|Karma front view|
The speeds required to get a boat to plane are virtually impossible to achieve though paddling alone. Full planing requires the assistance of gravity and that is normally found on a wave. And that is exactly where planing hulls shine - in playboats. When a boat planes it has less resistance, resulting in faster speeds and easier maneuvering. That's surfing.
But this doesn't really happen when creeking. So why would you want a planing hull creek boat? Because that planing nature of the hull can create different characteristics even if full planing speeds are not achieved. (not to mention that people who use playboats a lot are more used to the feel)
|Karma side view|
Another benefit of a flat hull that isn't buried as deep in the water is maneuverability. They can spin quicker. Again, that can be a great advantage on the river. Overall, planing hulls often feel quicker (as opposed to faster). That's makes them good for reacting. The downfall to this freedom is the fact that when the water exerts force on the boat it is more likely to turn. Rounder hulls tend to hold their line better and resist currents pushing them about.
The first thing that I really noticed was that my timing was off. The river started rather wide and full of boulders. Lots of boofs and rock dodging. The ease of turning the Karma was great and it auto-boofs over most anything. But I was turning and reaching eddies faster than I expected. Same on the boofs - the last couple of strokes would accelerate me faster than expected and I would be late on my final stroke (1:24 in video). I had to realize that I could do less work myself and the boat would make up for it. That's a good thing but something that takes time to get used to.
|Villain on top; Karma bottom|
Both boats bow forward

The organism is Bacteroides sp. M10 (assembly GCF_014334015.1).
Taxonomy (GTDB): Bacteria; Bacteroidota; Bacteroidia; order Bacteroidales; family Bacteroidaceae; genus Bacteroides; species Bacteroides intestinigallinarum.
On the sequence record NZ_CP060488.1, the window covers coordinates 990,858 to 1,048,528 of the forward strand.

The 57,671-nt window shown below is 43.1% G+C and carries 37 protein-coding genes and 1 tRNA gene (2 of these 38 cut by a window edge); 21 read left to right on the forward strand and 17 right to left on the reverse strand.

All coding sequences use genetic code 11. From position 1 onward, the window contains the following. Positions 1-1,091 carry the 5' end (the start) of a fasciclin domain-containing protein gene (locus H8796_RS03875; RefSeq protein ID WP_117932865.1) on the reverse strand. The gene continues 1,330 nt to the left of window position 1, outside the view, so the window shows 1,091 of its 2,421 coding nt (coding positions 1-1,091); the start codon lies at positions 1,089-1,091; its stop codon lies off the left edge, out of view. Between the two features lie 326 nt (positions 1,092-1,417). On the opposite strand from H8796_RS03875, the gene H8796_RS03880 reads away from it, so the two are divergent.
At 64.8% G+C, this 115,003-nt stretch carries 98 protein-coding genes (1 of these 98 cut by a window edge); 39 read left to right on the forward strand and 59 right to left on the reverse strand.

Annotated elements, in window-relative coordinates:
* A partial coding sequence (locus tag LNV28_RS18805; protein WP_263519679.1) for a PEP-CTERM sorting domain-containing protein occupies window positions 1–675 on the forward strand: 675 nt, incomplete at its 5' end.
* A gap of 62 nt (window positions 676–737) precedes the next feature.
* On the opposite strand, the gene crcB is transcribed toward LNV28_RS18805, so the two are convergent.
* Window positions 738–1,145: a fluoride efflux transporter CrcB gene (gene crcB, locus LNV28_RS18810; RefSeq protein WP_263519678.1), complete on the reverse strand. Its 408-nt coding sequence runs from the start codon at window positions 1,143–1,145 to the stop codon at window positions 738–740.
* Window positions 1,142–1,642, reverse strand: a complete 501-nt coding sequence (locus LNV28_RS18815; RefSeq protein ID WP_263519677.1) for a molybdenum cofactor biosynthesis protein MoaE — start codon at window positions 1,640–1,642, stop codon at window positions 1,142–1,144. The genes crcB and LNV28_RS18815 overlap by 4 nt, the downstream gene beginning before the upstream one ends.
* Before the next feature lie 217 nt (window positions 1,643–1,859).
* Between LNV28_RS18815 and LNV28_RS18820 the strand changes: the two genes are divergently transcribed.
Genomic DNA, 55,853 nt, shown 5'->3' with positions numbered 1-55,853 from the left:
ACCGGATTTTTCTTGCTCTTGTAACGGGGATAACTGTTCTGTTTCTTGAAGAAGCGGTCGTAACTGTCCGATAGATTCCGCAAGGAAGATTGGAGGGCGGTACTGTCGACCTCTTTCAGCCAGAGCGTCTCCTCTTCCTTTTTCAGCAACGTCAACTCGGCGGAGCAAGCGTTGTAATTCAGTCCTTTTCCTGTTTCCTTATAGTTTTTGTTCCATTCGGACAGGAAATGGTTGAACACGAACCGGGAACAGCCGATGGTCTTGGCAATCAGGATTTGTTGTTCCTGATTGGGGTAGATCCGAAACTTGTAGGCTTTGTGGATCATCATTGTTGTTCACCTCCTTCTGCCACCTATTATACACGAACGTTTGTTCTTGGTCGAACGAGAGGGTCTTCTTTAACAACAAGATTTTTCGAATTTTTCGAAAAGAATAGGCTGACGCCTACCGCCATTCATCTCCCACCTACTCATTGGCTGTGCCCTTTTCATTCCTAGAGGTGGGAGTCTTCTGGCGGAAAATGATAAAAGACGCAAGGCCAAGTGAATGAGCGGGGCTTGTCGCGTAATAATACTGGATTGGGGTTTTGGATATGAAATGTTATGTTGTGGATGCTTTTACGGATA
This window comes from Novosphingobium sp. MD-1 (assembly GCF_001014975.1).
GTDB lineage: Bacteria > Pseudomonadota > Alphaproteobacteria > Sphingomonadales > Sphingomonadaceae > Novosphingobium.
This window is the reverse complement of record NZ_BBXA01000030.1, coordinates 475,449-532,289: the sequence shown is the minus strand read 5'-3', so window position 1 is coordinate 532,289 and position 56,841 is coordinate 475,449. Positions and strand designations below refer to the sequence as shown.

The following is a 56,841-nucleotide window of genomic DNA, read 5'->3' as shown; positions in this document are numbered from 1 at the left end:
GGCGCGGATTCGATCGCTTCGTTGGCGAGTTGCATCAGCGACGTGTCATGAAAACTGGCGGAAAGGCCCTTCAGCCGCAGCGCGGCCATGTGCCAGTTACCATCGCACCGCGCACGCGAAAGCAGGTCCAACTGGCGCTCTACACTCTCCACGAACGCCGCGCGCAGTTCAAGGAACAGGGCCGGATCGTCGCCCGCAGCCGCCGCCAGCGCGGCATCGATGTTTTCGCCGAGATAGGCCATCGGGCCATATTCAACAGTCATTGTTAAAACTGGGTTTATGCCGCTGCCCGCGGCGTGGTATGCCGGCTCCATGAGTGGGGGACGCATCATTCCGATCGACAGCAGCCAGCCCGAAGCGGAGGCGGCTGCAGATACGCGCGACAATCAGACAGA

One of the other things that I was worried about with a flat hull was the landing off of said boofs. Flat hits can be hard on the body and displacement hulls definitely land softer. While I didn't launch off anything that high, I found the Karma never seemed to hit hard. The Jackson folks claim that the design of a narrow bow and lots of rocker allow the boat the accelerate through landings. The picture to the left shows the narrower/flatter hull shape of the Karma (bottom) compared to the Villain (top). I'm not entirely convinced that it will hold true if you manage to catch air and land flat on the middle of the boat, but if you let the nose hit first it does seem to work.
|Karma rear view|
That's another area where the planing hull shines. A wave is not the only way to get the boat to plane. If you're traveling fast downstream and skim into an eddy where the current is moving up stream, the relative speed of the boat to the water can be enough for a quick burst of planing (0:54 in video). This can give you great control and speed when going through different currents, common when dodging around rocks. This was one of the funnest aspects of the Karma for me that I hadn't really found in class II/III water. It takes class IV boulder fields and some bigger, pushier water to really make the boat shine.
And our river got more gorged up and pushier as the day moved along. I found the firmer edge on the Karma made it easier to control in the big waves and made it easier to use the river to move where I wanted to go (2:18 in video). And as long as I kept my speed up I flew over the holes (1:55 in video). The only issue I had was on a seal launch where I wasn't paying attention and slid into a hole sideways without much speed - got flipped real quick. Definitely user error, but I do think my Villain would have been a little more forgiving. Just means I need to pay attention more.
By the end of the day I didn't feel like I had mastered the Karma, but I had a better understanding of it. And while I still think that the Villain (displacement hull) is the kind of boat that suits me and my paddling, I ordered myself a Karma. Having to figure out a new boat is a challenge and challenges can be fun. It's new and different and that can be scary, but if we don't push ourselves we don't learn and improve. I think the Karma gives me the benefits of the planing hull but in a way that is more forgiving than some of the boats I've tried in the past. Our creeking season is almost over here in California, but I should have a long summer of teaching and a few opportunities to push the boat on harder stuff. A good chance to learn and have it dialed when the winter rains and next spring's thaw roll around.